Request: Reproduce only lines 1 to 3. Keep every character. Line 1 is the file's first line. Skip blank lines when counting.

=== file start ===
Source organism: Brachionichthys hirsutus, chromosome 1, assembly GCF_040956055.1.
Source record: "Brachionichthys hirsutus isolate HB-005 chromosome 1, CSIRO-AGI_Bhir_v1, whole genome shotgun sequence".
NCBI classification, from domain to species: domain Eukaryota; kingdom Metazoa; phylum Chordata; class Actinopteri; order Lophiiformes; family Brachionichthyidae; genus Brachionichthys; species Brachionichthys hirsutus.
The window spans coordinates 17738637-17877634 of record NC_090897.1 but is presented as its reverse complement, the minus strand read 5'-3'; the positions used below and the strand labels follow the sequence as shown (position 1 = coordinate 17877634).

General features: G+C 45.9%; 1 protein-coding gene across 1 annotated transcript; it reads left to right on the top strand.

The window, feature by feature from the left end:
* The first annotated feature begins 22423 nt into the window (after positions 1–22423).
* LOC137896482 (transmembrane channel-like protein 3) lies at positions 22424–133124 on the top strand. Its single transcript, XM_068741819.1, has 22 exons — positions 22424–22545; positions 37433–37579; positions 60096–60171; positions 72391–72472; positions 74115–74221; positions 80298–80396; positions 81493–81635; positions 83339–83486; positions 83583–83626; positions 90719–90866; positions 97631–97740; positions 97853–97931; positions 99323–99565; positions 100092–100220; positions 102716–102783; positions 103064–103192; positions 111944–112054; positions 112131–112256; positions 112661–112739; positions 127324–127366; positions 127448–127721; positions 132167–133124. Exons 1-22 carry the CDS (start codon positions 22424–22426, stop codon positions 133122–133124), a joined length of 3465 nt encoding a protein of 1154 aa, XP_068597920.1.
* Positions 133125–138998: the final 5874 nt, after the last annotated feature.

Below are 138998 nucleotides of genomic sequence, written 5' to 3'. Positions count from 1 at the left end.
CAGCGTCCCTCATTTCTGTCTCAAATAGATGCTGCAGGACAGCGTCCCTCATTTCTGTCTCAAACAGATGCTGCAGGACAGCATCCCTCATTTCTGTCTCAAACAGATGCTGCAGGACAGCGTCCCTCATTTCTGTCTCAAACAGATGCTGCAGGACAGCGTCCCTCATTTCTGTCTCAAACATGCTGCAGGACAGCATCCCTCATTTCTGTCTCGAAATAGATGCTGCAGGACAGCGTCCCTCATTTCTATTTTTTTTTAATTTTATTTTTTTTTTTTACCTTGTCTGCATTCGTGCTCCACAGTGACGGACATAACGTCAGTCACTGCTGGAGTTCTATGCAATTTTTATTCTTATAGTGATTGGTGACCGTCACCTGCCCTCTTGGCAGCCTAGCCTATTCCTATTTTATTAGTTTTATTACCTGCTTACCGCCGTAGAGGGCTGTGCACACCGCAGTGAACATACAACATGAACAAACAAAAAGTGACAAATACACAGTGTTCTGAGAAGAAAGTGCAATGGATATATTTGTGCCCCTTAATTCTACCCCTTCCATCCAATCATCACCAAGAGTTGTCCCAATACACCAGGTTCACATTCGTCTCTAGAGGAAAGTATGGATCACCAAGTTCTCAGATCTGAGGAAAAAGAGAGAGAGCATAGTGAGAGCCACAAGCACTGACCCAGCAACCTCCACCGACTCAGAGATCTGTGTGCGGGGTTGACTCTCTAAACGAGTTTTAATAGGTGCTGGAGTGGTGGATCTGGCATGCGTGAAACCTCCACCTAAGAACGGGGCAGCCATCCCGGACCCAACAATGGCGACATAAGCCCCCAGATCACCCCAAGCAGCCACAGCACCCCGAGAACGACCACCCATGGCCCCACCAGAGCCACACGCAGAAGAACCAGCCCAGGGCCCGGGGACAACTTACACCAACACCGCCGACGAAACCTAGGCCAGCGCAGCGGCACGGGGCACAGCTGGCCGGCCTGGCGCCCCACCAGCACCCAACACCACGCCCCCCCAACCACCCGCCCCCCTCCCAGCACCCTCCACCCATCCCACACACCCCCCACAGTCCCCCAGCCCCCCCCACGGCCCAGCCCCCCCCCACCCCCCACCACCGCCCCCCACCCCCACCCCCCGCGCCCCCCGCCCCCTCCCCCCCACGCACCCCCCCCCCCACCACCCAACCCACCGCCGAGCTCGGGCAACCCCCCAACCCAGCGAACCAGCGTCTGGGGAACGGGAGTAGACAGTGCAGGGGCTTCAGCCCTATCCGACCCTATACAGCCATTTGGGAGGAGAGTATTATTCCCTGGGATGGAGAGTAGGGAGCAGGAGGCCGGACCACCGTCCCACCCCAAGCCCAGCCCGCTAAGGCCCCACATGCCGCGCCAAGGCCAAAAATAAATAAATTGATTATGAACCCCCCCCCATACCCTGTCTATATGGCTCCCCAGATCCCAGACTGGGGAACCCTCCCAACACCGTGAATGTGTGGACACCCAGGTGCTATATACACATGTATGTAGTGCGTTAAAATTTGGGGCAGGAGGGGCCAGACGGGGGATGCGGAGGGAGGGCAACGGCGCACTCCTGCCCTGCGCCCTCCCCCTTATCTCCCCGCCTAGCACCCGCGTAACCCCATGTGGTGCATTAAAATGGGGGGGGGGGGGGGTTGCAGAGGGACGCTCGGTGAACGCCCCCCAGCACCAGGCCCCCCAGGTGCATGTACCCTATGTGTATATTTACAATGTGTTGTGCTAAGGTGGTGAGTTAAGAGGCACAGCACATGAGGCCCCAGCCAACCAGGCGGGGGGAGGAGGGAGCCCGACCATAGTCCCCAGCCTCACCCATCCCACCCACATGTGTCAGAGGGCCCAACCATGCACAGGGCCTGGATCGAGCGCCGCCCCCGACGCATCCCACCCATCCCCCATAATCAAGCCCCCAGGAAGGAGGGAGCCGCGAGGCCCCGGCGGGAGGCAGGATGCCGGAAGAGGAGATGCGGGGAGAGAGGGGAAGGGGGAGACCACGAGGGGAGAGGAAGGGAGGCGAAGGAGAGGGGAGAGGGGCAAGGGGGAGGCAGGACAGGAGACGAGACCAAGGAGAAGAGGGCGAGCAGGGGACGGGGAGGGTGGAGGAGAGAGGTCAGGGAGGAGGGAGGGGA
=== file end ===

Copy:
Source organism: Brachionichthys hirsutus, chromosome 1, assembly GCF_040956055.1.
Source record: "Brachionichthys hirsutus isolate HB-005 chromosome 1, CSIRO-AGI_Bhir_v1, whole genome shotgun sequence".
NCBI classification, from domain to species: domain Eukaryota; kingdom Metazoa; phylum Chordata; class Actinopteri; order Lophiiformes; family Brachionichthyidae; genus Brachionichthys; species Brachionichthys hirsutus.